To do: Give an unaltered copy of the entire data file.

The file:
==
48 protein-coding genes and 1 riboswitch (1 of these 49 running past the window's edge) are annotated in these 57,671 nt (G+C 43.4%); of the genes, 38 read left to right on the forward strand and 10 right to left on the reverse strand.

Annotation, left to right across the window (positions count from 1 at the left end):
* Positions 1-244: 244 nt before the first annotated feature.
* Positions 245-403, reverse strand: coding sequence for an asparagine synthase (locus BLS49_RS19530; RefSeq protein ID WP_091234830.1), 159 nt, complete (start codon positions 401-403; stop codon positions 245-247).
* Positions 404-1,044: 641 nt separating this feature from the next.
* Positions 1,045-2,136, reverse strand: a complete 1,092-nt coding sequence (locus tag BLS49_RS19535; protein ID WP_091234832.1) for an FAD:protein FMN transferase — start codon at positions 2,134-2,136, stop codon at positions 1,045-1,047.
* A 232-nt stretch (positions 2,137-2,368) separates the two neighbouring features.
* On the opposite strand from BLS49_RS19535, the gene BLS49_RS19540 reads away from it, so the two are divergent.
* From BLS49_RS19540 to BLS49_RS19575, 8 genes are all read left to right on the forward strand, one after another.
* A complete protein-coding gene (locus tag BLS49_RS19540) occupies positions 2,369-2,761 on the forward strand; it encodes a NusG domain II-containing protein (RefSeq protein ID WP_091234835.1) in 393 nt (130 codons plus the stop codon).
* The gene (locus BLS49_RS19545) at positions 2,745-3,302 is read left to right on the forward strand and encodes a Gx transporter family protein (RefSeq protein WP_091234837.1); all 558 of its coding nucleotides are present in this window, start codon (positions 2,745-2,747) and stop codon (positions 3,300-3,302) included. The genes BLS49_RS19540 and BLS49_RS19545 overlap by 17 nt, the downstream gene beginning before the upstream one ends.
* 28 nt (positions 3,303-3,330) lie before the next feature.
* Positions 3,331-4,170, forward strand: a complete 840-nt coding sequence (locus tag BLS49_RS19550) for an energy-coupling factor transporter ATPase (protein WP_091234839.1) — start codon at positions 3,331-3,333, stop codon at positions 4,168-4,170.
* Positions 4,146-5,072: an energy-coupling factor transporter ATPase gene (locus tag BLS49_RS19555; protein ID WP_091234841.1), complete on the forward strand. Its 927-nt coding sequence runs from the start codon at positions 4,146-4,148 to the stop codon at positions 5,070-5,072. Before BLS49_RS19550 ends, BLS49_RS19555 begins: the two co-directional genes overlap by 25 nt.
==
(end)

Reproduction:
48 protein-coding genes and 1 riboswitch (1 of these 49 running past the window's edge) are annotated in these 57,671 nt (G+C 43.4%); of the genes, 38 read left to right on the forward strand and 10 right to left on the reverse strand.

Annotation, left to right across the window (positions count from 1 at the left end):
* Positions 1-244: 244 nt before the first annotated feature.
* Positions 245-403, reverse strand: coding sequence for an asparagine synthase (locus BLS49_RS19530; RefSeq protein ID WP_091234830.1), 159 nt, complete (start codon positions 401-403; stop codon positions 245-247).
* Positions 404-1,044: 641 nt separating this feature from the next.
* Positions 1,045-2,136, reverse strand: a complete 1,092-nt coding sequence (locus tag BLS49_RS19535; protein ID WP_091234832.1) for an FAD:protein FMN transferase — start codon at positions 2,134-2,136, stop codon at positions 1,045-1,047.
* A 232-nt stretch (positions 2,137-2,368) separates the two neighbouring features.
* On the opposite strand from BLS49_RS19535, the gene BLS49_RS19540 reads away from it, so the two are divergent.
* From BLS49_RS19540 to BLS49_RS19575, 8 genes are all read left to right on the forward strand, one after another.
* A complete protein-coding gene (locus tag BLS49_RS19540) occupies positions 2,369-2,761 on the forward strand; it encodes a NusG domain II-containing protein (RefSeq protein ID WP_091234835.1) in 393 nt (130 codons plus the stop codon).
* The gene (locus BLS49_RS19545) at positions 2,745-3,302 is read left to right on the forward strand and encodes a Gx transporter family protein (RefSeq protein WP_091234837.1); all 558 of its coding nucleotides are present in this window, start codon (positions 2,745-2,747) and stop codon (positions 3,300-3,302) included. The genes BLS49_RS19540 and BLS49_RS19545 overlap by 17 nt, the downstream gene beginning before the upstream one ends.
* 28 nt (positions 3,303-3,330) lie before the next feature.
* Positions 3,331-4,170, forward strand: a complete 840-nt coding sequence (locus tag BLS49_RS19550) for an energy-coupling factor transporter ATPase (protein WP_091234839.1) — start codon at positions 3,331-3,333, stop codon at positions 4,168-4,170.
* Positions 4,146-5,072: an energy-coupling factor transporter ATPase gene (locus tag BLS49_RS19555; protein ID WP_091234841.1), complete on the forward strand. Its 927-nt coding sequence runs from the start codon at positions 4,146-4,148 to the stop codon at positions 5,070-5,072. Before BLS49_RS19550 ends, BLS49_RS19555 begins: the two co-directional genes overlap by 25 nt.